May 17, 2012I'm catching up
White acts had covered black tunes from the beginning, of course. Glenn Miller's "In The Mood", one of the biggest hits of the last century, came from a black band, arrangement and all. In the early '50s Georgia Gibbs covered LaVerne Baker's hits on the R&B chart, and cleaned up Hank Ballard's "Work With Me Annie", and its answer song "Roll With Me Henry", and had a huge hit with "Dance With Me Henry", reaching the Billboard pop chart in March 1955. But the kids were listening to black radio, and searching under the covers to find the originals, and in July everything changed for good.
Pat Boone was a sweet balladeer who had a hit with Fats Domino's "Ain't That A Shame". Domino had already had 13 big hits on the R&B chart, and his "Ain't That A Shame" was no. 1 on that chart for eleven weeks, when to everyone's surprise and delight, his own record reached the top ten on the white chart as well. There was no one more likely than the genial Fats, with his warm baritone and his New Orleans accent, to tear down that wall; and the next month, from St Louis but recording in Chicago, came Chuck Berry and his "Maybelline", an exciting romp about a car and a girl.
In early 1956 Boone hit with Little Richard's raunchy "Tutti-Frutti", later admitting that he hadn't known what the words meant. We don't know what he thought a "booty" was. Anyway it was too late; Richard Penniman's own disc was a hit on the white chart in the same month, and a culutral battle began as kids divided themselves up between who bought Richard and who bought Pat, and Baboon (guess which camp I was in) soon went back to ballads. The lunatics had taken over the asylum.
A nice young person who works at Barnes & Noble and loves music had never heard of Fats Domino. I offered to make her a compilation disc, and that was a while ago, but now I have left Barnes & Noble, and I have time to work on my to-do list. Adele doesn't know it, but her CD is in post-production. I've packed up a pile of copies of the TLS to send to a friend. I sent my son's model club magazine to him (a month late). I've made some progress in finding out how to get a manuscript formatted for the Nook and the Kindle. I've ironed about 20 shirts, done several loads of wash and let the cleaning lady go (I actually enjoy housework). I'm not out of the woods yet; I have a huge manuscript to read and several books on the go, but today I have to put a necktie on and go to New York City (four hours there and back) to some sort of reception in a garden, and Saturday I have to go to the other side of Reading to look at some Landreth Seeds, whatever they are. But I'm ticking things off my list, one at a time. And I'm blogging almost every day.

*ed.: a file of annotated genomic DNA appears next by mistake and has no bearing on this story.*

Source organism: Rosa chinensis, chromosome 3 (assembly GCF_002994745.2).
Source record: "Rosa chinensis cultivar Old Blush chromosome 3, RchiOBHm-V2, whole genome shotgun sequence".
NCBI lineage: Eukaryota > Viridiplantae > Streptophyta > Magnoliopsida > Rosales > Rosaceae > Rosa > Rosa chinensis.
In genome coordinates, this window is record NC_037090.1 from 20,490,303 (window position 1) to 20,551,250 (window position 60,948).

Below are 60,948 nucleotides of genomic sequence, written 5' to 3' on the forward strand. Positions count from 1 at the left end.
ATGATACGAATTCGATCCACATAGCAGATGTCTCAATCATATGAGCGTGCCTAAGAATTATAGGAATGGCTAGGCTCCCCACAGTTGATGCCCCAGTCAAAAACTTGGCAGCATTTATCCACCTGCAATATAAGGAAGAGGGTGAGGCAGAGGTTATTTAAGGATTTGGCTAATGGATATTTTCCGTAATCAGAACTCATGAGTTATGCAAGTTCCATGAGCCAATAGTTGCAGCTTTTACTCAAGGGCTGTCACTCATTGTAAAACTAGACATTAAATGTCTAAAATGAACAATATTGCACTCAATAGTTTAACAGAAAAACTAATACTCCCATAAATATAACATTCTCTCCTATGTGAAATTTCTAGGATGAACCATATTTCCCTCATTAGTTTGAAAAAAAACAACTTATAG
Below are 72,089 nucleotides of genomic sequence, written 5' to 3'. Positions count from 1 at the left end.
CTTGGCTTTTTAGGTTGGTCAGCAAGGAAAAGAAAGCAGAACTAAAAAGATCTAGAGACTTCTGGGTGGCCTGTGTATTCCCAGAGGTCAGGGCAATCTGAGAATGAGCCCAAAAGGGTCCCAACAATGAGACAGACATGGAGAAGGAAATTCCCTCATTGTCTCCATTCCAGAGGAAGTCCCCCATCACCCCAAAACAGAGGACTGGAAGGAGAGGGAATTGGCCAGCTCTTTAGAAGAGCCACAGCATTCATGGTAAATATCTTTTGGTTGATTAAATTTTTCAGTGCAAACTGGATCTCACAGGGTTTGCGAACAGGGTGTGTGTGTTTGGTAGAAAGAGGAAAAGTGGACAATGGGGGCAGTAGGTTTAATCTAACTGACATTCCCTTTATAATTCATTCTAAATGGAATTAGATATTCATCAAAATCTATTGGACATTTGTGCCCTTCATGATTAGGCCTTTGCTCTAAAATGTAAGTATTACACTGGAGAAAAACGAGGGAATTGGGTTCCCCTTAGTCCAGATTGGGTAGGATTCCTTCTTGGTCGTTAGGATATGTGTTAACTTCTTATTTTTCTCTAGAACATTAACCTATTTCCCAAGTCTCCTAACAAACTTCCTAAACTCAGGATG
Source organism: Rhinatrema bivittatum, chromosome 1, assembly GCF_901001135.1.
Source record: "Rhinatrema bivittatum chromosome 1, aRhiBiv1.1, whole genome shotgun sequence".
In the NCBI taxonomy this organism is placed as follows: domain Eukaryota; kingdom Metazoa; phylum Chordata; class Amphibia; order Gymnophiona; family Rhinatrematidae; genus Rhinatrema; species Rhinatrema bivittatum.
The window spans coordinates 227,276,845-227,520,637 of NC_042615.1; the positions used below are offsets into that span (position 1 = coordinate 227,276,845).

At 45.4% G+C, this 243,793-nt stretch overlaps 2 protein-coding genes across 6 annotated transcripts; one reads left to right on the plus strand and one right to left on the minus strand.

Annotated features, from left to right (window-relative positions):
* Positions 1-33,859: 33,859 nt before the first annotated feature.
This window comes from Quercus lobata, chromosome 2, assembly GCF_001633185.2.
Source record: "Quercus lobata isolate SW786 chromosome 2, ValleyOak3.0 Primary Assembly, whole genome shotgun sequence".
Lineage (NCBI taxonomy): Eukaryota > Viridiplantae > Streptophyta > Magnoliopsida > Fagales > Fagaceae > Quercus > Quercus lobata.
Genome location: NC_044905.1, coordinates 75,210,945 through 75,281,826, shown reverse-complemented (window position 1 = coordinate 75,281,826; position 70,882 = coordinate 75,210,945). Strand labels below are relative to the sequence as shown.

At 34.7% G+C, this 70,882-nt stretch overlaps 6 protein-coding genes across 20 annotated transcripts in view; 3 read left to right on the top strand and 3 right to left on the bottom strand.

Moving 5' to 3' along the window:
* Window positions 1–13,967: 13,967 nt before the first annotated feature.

Gee, it's nice being retired.
May 17, 2012Wish I had time for Jack Reacher
An article called "Writer's Cramp" by Julie Bosman in the New York Times about all the authors of thrillers, mysteries and romance novels, who used to publish one book a year, now cranking out novels and short stories, some for downloads only, as fast as they can. Lisa Scottoline writes two thrillers a year, writing all day, every day, she says. I hope she's making a lot of money.
This makes things difficult for people who work in bookstores. A customer wants to know what's somebody-or-other's latest book, and the computer has a bewildering list of paperback issues and reissues that aren't even out yet. Some of these people don't come out in hardback at all, but go straight to mass-market paperbacks, and there's hardly room on the shelves foir them all. People have so many of them that they buy ones they've already read and have to bring them back.
I am interested in Lee Child and his character Jack Reacher, though. His Internet story recently was a 40-page prequel about Reacher as a teenager. I hope someday I have time to look at this stuff.